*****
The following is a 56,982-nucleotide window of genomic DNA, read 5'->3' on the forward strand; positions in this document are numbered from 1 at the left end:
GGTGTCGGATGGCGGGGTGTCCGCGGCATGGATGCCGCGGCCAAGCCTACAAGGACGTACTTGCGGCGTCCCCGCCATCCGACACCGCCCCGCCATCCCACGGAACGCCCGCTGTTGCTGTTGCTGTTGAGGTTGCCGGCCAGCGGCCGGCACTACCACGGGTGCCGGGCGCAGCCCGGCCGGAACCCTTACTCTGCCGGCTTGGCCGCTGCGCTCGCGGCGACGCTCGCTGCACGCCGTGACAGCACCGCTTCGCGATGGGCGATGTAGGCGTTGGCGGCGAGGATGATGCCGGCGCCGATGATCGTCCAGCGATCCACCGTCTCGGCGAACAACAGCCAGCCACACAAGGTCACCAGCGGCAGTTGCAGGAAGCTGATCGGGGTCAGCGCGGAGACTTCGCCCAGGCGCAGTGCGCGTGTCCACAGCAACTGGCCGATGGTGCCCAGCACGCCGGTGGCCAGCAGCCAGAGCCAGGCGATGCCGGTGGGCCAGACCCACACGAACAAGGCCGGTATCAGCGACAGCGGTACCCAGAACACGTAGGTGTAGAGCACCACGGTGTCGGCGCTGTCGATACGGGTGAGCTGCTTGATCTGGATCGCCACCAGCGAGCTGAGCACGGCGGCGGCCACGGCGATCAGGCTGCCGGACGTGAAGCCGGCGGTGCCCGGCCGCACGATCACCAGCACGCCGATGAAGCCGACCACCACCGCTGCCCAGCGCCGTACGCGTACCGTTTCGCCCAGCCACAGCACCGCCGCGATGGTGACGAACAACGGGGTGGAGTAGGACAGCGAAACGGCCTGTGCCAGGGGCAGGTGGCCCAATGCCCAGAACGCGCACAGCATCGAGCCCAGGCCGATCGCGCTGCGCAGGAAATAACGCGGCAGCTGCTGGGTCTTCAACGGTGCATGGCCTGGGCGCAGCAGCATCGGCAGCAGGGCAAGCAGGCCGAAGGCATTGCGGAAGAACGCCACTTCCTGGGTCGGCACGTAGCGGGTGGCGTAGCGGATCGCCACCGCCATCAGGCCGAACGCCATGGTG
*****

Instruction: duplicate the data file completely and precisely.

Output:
The following is a 56,982-nucleotide window of genomic DNA, read 5'->3' on the forward strand; positions in this document are numbered from 1 at the left end:
GGTGTCGGATGGCGGGGTGTCCGCGGCATGGATGCCGCGGCCAAGCCTACAAGGACGTACTTGCGGCGTCCCCGCCATCCGACACCGCCCCGCCATCCCACGGAACGCCCGCTGTTGCTGTTGCTGTTGAGGTTGCCGGCCAGCGGCCGGCACTACCACGGGTGCCGGGCGCAGCCCGGCCGGAACCCTTACTCTGCCGGCTTGGCCGCTGCGCTCGCGGCGACGCTCGCTGCACGCCGTGACAGCACCGCTTCGCGATGGGCGATGTAGGCGTTGGCGGCGAGGATGATGCCGGCGCCGATGATCGTCCAGCGATCCACCGTCTCGGCGAACAACAGCCAGCCACACAAGGTCACCAGCGGCAGTTGCAGGAAGCTGATCGGGGTCAGCGCGGAGACTTCGCCCAGGCGCAGTGCGCGTGTCCACAGCAACTGGCCGATGGTGCCCAGCACGCCGGTGGCCAGCAGCCAGAGCCAGGCGATGCCGGTGGGCCAGACCCACACGAACAAGGCCGGTATCAGCGACAGCGGTACCCAGAACACGTAGGTGTAGAGCACCACGGTGTCGGCGCTGTCGATACGGGTGAGCTGCTTGATCTGGATCGCCACCAGCGAGCTGAGCACGGCGGCGGCCACGGCGATCAGGCTGCCGGACGTGAAGCCGGCGGTGCCCGGCCGCACGATCACCAGCACGCCGATGAAGCCGACCACCACCGCTGCCCAGCGCCGTACGCGTACCGTTTCGCCCAGCCACAGCACCGCCGCGATGGTGACGAACAACGGGGTGGAGTAGGACAGCGAAACGGCCTGTGCCAGGGGCAGGTGGCCCAATGCCCAGAACGCGCACAGCATCGAGCCCAGGCCGATCGCGCTGCGCAGGAAATAACGCGGCAGCTGCTGGGTCTTCAACGGTGCATGGCCTGGGCGCAGCAGCATCGGCAGCAGGGCAAGCAGGCCGAAGGCATTGCGGAAGAACGCCACTTCCTGGGTCGGCACGTAGCGGGTGGCGTAGCGGATCGCCACCGCCATCAGGCCGAACGCCATGGTG